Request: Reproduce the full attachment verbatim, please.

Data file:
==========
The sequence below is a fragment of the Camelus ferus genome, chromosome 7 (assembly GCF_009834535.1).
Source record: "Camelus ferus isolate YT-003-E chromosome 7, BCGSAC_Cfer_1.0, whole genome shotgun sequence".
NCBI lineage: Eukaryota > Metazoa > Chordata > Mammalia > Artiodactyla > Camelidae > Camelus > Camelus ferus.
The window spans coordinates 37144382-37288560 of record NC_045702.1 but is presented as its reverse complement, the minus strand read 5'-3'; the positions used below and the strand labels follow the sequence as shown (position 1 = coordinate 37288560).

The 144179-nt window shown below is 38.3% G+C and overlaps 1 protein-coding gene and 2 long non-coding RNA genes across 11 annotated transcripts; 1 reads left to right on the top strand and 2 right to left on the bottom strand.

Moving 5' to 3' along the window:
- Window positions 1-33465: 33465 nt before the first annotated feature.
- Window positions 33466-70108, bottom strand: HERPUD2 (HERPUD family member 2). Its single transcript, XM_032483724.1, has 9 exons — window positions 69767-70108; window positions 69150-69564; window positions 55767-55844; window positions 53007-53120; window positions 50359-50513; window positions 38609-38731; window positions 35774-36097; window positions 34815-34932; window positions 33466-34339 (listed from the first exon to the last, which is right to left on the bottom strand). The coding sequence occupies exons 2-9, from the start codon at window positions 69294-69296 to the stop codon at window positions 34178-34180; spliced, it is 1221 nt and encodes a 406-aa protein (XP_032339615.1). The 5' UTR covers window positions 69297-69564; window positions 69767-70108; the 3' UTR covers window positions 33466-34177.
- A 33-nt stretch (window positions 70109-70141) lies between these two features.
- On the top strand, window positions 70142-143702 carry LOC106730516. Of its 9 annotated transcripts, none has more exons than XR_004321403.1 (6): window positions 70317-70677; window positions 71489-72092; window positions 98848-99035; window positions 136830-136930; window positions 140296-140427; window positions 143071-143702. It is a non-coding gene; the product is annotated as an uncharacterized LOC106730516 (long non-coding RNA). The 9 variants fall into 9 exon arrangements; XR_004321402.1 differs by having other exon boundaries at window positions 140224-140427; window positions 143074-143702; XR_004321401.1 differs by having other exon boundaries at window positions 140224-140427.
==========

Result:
The sequence below is a fragment of the Camelus ferus genome, chromosome 7 (assembly GCF_009834535.1).
Source record: "Camelus ferus isolate YT-003-E chromosome 7, BCGSAC_Cfer_1.0, whole genome shotgun sequence".
NCBI lineage: Eukaryota > Metazoa > Chordata > Mammalia > Artiodactyla > Camelidae > Camelus > Camelus ferus.
The window spans coordinates 37144382-37288560 of record NC_045702.1 but is presented as its reverse complement, the minus strand read 5'-3'; the positions used below and the strand labels follow the sequence as shown (position 1 = coordinate 37288560).

The 144179-nt window shown below is 38.3% G+C and overlaps 1 protein-coding gene and 2 long non-coding RNA genes across 11 annotated transcripts; 1 reads left to right on the top strand and 2 right to left on the bottom strand.

Moving 5' to 3' along the window:
- Window positions 1-33465: 33465 nt before the first annotated feature.
- Window positions 33466-70108, bottom strand: HERPUD2 (HERPUD family member 2). Its single transcript, XM_032483724.1, has 9 exons — window positions 69767-70108; window positions 69150-69564; window positions 55767-55844; window positions 53007-53120; window positions 50359-50513; window positions 38609-38731; window positions 35774-36097; window positions 34815-34932; window positions 33466-34339 (listed from the first exon to the last, which is right to left on the bottom strand). The coding sequence occupies exons 2-9, from the start codon at window positions 69294-69296 to the stop codon at window positions 34178-34180; spliced, it is 1221 nt and encodes a 406-aa protein (XP_032339615.1). The 5' UTR covers window positions 69297-69564; window positions 69767-70108; the 3' UTR covers window positions 33466-34177.
- A 33-nt stretch (window positions 70109-70141) lies between these two features.
- On the top strand, window positions 70142-143702 carry LOC106730516. Of its 9 annotated transcripts, none has more exons than XR_004321403.1 (6): window positions 70317-70677; window positions 71489-72092; window positions 98848-99035; window positions 136830-136930; window positions 140296-140427; window positions 143071-143702. It is a non-coding gene; the product is annotated as an uncharacterized LOC106730516 (long non-coding RNA). The 9 variants fall into 9 exon arrangements; XR_004321402.1 differs by having other exon boundaries at window positions 140224-140427; window positions 143074-143702; XR_004321401.1 differs by having other exon boundaries at window positions 140224-140427.